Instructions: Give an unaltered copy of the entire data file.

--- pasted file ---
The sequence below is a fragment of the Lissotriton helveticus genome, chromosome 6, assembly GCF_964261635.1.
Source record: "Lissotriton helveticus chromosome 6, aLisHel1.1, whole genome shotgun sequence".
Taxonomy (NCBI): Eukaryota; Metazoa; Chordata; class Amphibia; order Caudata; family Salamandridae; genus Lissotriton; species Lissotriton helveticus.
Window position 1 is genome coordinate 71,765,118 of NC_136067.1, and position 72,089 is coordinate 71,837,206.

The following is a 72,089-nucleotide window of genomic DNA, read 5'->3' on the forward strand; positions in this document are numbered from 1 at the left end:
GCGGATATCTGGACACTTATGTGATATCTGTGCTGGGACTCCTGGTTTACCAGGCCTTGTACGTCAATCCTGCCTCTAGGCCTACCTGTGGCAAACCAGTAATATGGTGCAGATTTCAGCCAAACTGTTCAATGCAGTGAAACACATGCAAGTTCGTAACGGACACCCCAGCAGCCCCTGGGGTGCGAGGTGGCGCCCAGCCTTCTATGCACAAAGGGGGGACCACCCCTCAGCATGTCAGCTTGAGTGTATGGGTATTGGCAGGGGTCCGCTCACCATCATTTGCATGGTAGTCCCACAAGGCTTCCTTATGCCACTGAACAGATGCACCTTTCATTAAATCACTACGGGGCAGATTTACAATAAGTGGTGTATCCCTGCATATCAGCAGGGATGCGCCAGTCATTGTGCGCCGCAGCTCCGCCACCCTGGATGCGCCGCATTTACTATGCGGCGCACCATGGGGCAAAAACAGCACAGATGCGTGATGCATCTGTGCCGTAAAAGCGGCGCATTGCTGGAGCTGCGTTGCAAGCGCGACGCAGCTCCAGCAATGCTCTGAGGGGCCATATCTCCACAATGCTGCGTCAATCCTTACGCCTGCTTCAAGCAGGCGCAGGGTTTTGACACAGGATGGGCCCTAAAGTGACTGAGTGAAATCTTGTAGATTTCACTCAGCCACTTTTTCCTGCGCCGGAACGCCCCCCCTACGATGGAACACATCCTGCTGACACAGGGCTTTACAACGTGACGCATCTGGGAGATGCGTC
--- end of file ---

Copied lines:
The sequence below is a fragment of the Lissotriton helveticus genome, chromosome 6, assembly GCF_964261635.1.
Source record: "Lissotriton helveticus chromosome 6, aLisHel1.1, whole genome shotgun sequence".
Taxonomy (NCBI): Eukaryota; Metazoa; Chordata; class Amphibia; order Caudata; family Salamandridae; genus Lissotriton; species Lissotriton helveticus.
Window position 1 is genome coordinate 71,765,118 of NC_136067.1, and position 72,089 is coordinate 71,837,206.

The following is a 72,089-nucleotide window of genomic DNA, read 5'->3' on the forward strand; positions in this document are numbered from 1 at the left end:
GCGGATATCTGGACACTTATGTGATATCTGTGCTGGGACTCCTGGTTTACCAGGCCTTGTACGTCAATCCTGCCTCTAGGCCTACCTGTGGCAAACCAGTAATATGGTGCAGATTTCAGCCAAACTGTTCAATGCAGTGAAACACATGCAAGTTCGTAACGGACACCCCAGCAGCCCCTGGGGTGCGAGGTGGCGCCCAGCCTTCTATGCACAAAGGGGGGACCACCCCTCAGCATGTCAGCTTGAGTGTATGGGTATTGGCAGGGGTCCGCTCACCATCATTTGCATGGTAGTCCCACAAGGCTTCCTTATGCCACTGAACAGATGCACCTTTCATTAAATCACTACGGGGCAGATTTACAATAAGTGGTGTATCCCTGCATATCAGCAGGGATGCGCCAGTCATTGTGCGCCGCAGCTCCGCCACCCTGGATGCGCCGCATTTACTATGCGGCGCACCATGGGGCAAAAACAGCACAGATGCGTGATGCATCTGTGCCGTAAAAGCGGCGCATTGCTGGAGCTGCGTTGCAAGCGCGACGCAGCTCCAGCAATGCTCTGAGGGGCCATATCTCCACAATGCTGCGTCAATCCTTACGCCTGCTTCAAGCAGGCGCAGGGTTTTGACACAGGATGGGCCCTAAAGTGACTGAGTGAAATCTTGTAGATTTCACTCAGCCACTTTTTCCTGCGCCGGAACGCCCCCCCTACGATGGAACACATCCTGCTGACACAGGGCTTTACAACGTGACGCATCTGGGAGATGCGTC